Shropshire Star

Welcome rise in cancer survival rates in Shropshire revealed

The rate of survival for cancer patients in the county one year on from their diagnosis is still rising, new figures show.


Cancer Research UK said national figures show improvements in cancer survival, yet also highlight disparity across England.

The charity said chances of surviving cancer should not vary depending on where patients live.

NHS figures show 73.3 per cent of people diagnosed with cancer in 2020 in the former NHS Shropshire, Telford and Wrekin CCG survived the first year.

This is up from a survival rate of 72.7 per cent in 2019 and an increase on 68.1 per cent a decade prior.

Nationally, the one-year survival rate reached 74.6 per cent in 2020 – up from 74.1 per cent the year before and 68.7 per cent a decade prior.

Michelle Mitchell, Cancer Research UK chief executive, said despite the data showing improvements in cancer survival in England, there is still "unacceptable" disparity across England.

She said: "Our chances of surviving cancer should not vary depending on where we live."

She added workforce shortages are a critical barrier in delivering timely diagnosis and treatment for cancer patients and called on the Government to publish a fully-costed workforce plan for England to improve staff recruitment and retention.

The data also shows the one-year survival rate for women with breast cancer in Shropshire, Telford and Wrekin increased from 96.2 per cent in 2010 to 96.9 per cent in 2020.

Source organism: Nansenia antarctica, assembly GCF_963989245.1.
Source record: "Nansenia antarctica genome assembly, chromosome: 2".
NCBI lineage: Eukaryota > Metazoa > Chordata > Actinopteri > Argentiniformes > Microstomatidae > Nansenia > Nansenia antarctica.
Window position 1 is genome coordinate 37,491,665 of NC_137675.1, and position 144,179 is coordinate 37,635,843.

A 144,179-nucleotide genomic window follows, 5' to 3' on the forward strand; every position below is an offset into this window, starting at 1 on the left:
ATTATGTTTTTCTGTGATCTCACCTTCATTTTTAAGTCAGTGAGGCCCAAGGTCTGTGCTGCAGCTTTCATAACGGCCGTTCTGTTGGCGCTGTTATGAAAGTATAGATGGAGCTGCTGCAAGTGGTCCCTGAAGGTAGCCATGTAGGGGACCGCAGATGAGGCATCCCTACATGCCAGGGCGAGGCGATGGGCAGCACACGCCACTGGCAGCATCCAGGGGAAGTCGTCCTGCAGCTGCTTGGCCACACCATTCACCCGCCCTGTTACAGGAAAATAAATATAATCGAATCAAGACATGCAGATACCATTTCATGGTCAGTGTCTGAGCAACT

The survival rate for colorectal cancer patients also rose from 77.2 per cent in 2010 to 80 per cent in 2020.

In addition, lung cancer patients survival rate was 42.3 per cent in 2020 – an improvement from 32.6 per cent a decade prior.

Health Minister Helen Whately said: "These figures are highly encouraging and support those released earlier this year which show improved survival rates across almost all types of cancer. They are evidence of the great strides being made by the NHS, scientists and our incredible cancer charities."

She added the Government is focused on fighting cancer through prevention, diagnosis, treatment, research and funding. She said over 94 ‘one stop shops’ have been opened so people can have quicker access to tests, scans and checks.

"We know there is more to do and early diagnosis is crucial to improving survival rates even further. Our ambition is to diagnose 75 per cent of cancer at an early stage by 2028 which will help save tens of thousands of lives for longer," the minister added.

Dame Cally Palmer, NHS national cancer director, said it is "fantastic" that cancer survival rates have been rising steadily over the last decade.

"The NHS is pulling out all the stops so we can boost that even further," she added. “So, as ever people should come forward for checks if they have concerns – the NHS is here for you.”